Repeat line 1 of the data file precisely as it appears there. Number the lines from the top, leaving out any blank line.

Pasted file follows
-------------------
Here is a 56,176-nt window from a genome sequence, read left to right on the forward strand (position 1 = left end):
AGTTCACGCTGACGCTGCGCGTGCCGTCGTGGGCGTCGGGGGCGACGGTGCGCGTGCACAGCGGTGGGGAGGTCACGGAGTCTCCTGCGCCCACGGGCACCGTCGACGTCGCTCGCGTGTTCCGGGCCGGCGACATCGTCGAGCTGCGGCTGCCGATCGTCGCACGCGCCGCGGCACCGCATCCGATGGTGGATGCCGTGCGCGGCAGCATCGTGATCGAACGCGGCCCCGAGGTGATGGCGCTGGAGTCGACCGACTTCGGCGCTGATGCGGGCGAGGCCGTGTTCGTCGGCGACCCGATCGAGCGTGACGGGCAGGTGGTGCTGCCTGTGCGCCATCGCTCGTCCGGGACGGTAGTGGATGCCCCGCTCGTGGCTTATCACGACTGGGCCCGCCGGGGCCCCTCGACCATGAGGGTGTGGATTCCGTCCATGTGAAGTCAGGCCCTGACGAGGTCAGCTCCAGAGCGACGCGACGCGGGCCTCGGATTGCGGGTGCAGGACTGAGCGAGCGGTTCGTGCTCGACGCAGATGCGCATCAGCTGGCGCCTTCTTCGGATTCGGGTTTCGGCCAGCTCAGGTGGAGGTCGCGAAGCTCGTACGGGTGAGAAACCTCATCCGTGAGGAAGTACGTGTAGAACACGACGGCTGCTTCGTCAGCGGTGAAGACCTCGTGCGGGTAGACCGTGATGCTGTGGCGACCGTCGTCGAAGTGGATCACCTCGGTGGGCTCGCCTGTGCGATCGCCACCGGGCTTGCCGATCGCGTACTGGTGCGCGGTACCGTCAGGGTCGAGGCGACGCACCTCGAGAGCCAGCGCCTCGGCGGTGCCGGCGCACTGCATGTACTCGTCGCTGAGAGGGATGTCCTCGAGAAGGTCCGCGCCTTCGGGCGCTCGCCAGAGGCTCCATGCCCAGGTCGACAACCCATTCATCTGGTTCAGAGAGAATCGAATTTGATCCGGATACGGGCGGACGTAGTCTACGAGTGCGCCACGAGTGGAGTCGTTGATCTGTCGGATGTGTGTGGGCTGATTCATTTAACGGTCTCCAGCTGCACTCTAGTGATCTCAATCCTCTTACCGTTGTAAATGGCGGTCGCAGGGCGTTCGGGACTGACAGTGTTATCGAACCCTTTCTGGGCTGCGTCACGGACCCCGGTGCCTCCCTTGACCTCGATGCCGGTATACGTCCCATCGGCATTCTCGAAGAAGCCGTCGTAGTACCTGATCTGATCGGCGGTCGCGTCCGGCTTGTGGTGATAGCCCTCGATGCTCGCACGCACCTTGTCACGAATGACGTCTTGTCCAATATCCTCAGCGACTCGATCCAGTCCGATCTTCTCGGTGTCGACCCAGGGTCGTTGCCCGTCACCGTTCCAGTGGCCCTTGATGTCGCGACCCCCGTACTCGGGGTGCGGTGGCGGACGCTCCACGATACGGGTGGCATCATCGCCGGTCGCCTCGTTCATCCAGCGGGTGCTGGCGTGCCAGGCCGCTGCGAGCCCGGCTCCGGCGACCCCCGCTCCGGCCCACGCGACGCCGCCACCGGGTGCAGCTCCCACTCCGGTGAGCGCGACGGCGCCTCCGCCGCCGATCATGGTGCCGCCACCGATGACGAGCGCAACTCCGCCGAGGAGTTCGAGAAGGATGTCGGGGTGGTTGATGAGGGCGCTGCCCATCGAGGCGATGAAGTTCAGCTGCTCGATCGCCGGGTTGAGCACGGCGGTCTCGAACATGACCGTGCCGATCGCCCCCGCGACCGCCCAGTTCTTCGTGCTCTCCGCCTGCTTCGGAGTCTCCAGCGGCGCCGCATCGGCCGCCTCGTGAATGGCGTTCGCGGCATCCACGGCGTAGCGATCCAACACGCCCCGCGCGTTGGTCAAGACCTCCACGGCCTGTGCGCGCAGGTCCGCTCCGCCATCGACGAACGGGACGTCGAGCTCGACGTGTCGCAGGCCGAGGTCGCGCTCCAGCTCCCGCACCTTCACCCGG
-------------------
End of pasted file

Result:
Here is a 56,176-nt window from a genome sequence, read left to right on the forward strand (position 1 = left end):